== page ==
But that doesn't mean some of what is said in the film is not controversial. When a black US congresswoman compares parts of St. John's County, one of the wealthiest counties in Florida, home to the nation's 'oldest city' and The Players Championship, with Haiti, you can bet that riled some white politicians in the county. But then a former politician [white] describes the deplorable lack of proper sanitation. And the camera captures some scenes that are not staged and not very pretty. In the end, most people are going to get the idea that things are far from rosy and the filmmaker is not just making this up.

Is life like that for all African Americans? No. Do all white people think black people complain too much? No. Do all black people think white people can't be trusted? No. Will carrying an Obama sign while white teach you something about race in America? Probably, it pretty much depends where you are carrying it.

Tuesday, May 06, 2008

Packs a Punch! What critics are saying about Dare Not Walk Alone

Here is the cream of the Los Angeles reviews for Dare Not Walk Alone which played there last week.

"Powerful slice of roiling American history" -- LA Times

"Packs a punch" -- LA Weekly

"Mesmerizing and heart-rending" -- L.A. City Beat

"Dean's ability to explore history through such a local nexus creates a uniquely intimate document." -- Variety

"The racial politics of the current presidential election make this film all the more significant." -- Film Journal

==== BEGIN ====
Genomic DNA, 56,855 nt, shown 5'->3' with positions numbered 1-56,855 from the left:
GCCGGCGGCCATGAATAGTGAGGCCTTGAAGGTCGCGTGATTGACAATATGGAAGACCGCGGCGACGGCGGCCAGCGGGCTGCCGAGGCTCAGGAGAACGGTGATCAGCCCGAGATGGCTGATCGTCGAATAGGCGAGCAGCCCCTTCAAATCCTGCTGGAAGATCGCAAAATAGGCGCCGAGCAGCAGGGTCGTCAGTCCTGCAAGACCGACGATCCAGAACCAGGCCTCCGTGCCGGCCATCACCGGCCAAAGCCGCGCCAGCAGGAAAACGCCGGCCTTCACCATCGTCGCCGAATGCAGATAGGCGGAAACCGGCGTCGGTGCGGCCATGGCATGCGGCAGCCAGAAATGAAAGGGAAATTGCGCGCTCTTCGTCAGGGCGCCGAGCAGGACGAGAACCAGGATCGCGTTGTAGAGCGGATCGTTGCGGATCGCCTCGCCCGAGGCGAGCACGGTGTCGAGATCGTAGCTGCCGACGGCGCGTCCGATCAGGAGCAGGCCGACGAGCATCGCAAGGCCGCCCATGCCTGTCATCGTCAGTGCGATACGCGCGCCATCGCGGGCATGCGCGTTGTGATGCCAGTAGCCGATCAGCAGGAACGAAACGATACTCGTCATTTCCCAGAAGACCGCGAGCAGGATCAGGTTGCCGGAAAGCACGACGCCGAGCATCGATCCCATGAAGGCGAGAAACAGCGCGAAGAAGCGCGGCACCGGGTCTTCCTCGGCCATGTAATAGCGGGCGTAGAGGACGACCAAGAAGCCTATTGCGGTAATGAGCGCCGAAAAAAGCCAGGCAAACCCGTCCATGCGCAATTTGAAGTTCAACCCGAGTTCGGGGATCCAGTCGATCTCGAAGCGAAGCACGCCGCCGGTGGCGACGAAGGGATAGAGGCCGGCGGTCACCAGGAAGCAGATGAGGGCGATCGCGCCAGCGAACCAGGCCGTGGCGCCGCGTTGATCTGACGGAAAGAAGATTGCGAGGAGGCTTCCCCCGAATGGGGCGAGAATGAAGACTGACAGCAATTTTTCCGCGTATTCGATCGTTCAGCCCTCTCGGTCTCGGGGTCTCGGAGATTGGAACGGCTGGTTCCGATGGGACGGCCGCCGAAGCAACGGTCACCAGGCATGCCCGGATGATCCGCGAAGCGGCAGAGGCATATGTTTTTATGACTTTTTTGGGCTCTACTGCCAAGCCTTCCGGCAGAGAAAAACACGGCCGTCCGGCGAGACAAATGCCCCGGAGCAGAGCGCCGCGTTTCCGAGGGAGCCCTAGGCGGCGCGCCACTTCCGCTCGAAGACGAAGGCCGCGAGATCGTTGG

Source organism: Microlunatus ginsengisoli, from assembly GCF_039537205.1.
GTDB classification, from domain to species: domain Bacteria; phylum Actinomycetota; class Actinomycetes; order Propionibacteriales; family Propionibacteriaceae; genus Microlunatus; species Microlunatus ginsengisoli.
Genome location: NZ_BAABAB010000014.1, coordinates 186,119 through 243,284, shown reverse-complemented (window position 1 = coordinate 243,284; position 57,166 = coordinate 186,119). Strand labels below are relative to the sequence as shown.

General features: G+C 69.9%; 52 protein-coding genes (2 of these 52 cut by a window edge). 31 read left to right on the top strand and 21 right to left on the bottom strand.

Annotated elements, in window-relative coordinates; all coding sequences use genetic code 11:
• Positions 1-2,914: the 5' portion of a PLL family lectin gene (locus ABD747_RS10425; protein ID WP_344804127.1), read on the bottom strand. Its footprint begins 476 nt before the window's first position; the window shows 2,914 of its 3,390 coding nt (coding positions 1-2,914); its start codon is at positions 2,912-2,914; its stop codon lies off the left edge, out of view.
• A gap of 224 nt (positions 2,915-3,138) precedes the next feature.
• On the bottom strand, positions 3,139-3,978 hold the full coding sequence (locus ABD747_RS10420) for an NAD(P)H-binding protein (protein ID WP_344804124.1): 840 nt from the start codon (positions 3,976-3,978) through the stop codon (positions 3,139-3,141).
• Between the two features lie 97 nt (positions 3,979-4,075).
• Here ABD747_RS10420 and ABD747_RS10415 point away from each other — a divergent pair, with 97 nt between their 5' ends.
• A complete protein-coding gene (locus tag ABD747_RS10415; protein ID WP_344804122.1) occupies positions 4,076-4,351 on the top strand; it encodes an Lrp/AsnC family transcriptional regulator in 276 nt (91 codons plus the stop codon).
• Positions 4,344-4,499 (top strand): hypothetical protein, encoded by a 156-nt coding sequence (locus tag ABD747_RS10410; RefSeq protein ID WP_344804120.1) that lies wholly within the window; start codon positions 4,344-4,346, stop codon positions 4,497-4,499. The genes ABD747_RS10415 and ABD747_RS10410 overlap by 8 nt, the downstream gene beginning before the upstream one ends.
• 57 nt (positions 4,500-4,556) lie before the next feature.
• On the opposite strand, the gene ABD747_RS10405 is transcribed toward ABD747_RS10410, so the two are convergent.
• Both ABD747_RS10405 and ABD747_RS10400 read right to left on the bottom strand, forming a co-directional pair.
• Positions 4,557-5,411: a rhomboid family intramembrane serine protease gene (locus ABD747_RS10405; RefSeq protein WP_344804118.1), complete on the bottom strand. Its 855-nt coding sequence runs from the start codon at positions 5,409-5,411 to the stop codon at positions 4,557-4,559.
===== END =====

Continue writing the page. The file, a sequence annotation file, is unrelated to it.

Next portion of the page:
"Clear-eyed look at the adversaries of Martin Luther King Jr.’s utopian “dream”...reminds us that, for far too many Americans of color, “free at last” has meant trading one sociological prison for another." -- LA Weekly

"Has great potential to do real good in the world" -- Boxoffice

"A very strong comment on the capacity of people to ascend from their suffering." -- Boxoffice

"Dean handles the historical material with skill, insidiously intercutting vintage travel promos touting St. Augustine's tourist-friendly beaches with sequences of mass chaos in the same locations." -- Variety

"More than just another civil-rights history lesson. This thoughtful documentary brings alive a disturbing time in American history." -- Film Journal

Friday, May 02, 2008

So Long LA and Thanks for all the Reviews

We want to send out a big THANK YOU to all the DNWA supporters in the Greater Los Angeles area who came out to see the film. Thanks to you, will look set to open in several more cities [details will be posted here on the blog].

The Los Angeles engagement showed that DNWA, made on the kind of budget that doesn't even register on Hollywood's radar, can hold its own in the heart of commercial movie country AND come away with some solid reviews. Very few independent documentaries get this many reviews from major publications.

In fact, the film is currently scoring 100% on the review roundup web site known as Rotten Tomatoes, with 5 positive to 0 negative. And we're talking big name reviewers here, like the Los Angeles Times and Variety. In a few days we will post some of the comments from these reviews, comments that should help the film gain even more "buzz" in the next engagement.

Not that we all agree with all of the reviewers. Many of them don't seem to 'get' the way the second half of the movie works. One could say "it doesn't work for them" but bear in mind most reviewers watch the film on DVD, not in a cinema where you can feel and hear the audience reaction to the film. In our experience a lot of people who see the film in theaters 'get' the material, even though it can be jarring, even disturbing. If you want to check out the reviews, you will find links to them at Rotten Tomatoes.